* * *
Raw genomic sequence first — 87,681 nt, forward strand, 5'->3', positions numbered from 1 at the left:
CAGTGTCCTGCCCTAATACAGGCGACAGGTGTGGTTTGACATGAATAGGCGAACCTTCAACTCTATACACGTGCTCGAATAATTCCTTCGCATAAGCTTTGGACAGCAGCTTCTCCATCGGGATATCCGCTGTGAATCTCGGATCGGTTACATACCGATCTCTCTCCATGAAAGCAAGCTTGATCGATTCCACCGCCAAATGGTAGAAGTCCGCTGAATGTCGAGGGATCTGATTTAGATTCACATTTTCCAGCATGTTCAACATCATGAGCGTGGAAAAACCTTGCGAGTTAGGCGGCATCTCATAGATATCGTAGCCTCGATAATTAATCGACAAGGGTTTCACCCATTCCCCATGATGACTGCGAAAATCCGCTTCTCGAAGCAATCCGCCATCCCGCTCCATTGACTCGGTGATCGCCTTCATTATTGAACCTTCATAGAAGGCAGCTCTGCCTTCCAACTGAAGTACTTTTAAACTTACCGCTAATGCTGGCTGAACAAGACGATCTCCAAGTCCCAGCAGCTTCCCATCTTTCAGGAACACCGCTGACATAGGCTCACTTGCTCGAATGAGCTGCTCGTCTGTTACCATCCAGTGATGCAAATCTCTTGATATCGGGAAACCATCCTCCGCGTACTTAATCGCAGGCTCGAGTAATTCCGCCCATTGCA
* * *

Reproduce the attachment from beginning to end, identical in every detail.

Raw genomic sequence first — 87,681 nt, forward strand, 5'->3', positions numbered from 1 at the left:
CAGTGTCCTGCCCTAATACAGGCGACAGGTGTGGTTTGACATGAATAGGCGAACCTTCAACTCTATACACGTGCTCGAATAATTCCTTCGCATAAGCTTTGGACAGCAGCTTCTCCATCGGGATATCCGCTGTGAATCTCGGATCGGTTACATACCGATCTCTCTCCATGAAAGCAAGCTTGATCGATTCCACCGCCAAATGGTAGAAGTCCGCTGAATGTCGAGGGATCTGATTTAGATTCACATTTTCCAGCATGTTCAACATCATGAGCGTGGAAAAACCTTGCGAGTTAGGCGGCATCTCATAGATATCGTAGCCTCGATAATTAATCGACAAGGGTTTCACCCATTCCCCATGATGACTGCGAAAATCCGCTTCTCGAAGCAATCCGCCATCCCGCTCCATTGACTCGGTGATCGCCTTCATTATTGAACCTTCATAGAAGGCAGCTCTGCCTTCCAACTGAAGTACTTTTAAACTTACCGCTAATGCTGGCTGAACAAGACGATCTCCAAGTCCCAGCAGCTTCCCATCTTTCAGGAACACCGCTGACATAGGCTCACTTGCTCGAATGAGCTGCTCGTCTGTTACCATCCAGTGATGCAAATCTCTTGATATCGGGAAACCATCCTCCGCGTACTTAATCGCAGGCTCGAGTAATTCCGCCCATTGCA